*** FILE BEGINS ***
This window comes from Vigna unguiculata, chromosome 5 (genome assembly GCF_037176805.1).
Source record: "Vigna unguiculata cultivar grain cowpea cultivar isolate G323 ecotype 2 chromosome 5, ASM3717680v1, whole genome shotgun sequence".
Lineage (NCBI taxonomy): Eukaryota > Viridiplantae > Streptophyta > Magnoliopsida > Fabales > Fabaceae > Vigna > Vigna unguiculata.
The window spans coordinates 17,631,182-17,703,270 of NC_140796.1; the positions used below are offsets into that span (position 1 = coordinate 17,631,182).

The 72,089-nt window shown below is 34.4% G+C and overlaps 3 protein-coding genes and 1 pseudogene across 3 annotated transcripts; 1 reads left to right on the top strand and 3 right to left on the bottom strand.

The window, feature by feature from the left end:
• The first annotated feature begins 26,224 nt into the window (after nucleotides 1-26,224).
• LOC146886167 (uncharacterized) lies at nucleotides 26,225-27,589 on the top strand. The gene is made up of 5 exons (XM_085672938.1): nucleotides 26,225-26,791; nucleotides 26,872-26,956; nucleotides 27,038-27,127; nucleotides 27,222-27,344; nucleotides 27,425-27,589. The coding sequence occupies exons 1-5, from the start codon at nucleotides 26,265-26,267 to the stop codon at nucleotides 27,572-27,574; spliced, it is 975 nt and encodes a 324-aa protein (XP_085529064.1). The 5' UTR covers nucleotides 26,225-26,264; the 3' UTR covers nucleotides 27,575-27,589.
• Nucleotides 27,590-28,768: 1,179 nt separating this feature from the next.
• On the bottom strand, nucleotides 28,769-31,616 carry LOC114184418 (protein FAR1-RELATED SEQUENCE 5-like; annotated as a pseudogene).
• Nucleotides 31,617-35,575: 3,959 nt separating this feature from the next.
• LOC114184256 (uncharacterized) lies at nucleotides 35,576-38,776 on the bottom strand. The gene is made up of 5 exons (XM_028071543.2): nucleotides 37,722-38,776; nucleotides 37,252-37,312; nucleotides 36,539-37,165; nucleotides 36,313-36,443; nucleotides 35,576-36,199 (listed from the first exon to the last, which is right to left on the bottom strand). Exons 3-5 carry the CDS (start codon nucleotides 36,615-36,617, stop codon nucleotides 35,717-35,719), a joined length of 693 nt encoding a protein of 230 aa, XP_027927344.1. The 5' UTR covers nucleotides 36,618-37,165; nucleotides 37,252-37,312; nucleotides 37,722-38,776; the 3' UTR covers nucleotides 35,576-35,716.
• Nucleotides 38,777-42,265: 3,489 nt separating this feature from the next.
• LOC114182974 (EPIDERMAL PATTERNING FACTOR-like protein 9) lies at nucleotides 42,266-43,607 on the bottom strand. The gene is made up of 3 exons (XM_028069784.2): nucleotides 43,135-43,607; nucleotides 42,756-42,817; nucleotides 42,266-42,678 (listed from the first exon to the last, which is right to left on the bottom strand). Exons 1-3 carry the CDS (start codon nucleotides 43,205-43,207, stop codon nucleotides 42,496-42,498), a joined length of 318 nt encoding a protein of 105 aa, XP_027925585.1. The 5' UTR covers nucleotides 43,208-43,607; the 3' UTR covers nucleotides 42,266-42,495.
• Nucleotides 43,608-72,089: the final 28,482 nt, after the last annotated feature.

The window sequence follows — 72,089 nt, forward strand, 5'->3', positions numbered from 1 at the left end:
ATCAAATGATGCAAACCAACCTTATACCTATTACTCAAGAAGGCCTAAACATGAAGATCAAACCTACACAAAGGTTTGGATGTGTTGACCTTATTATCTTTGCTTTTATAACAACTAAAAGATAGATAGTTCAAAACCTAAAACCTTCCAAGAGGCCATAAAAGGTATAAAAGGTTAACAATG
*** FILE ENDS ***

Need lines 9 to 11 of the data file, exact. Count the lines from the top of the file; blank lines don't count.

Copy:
• Nucleotides 27,590-28,768: 1,179 nt separating this feature from the next.
• On the bottom strand, nucleotides 28,769-31,616 carry LOC114184418 (protein FAR1-RELATED SEQUENCE 5-like; annotated as a pseudogene).
• Nucleotides 31,617-35,575: 3,959 nt separating this feature from the next.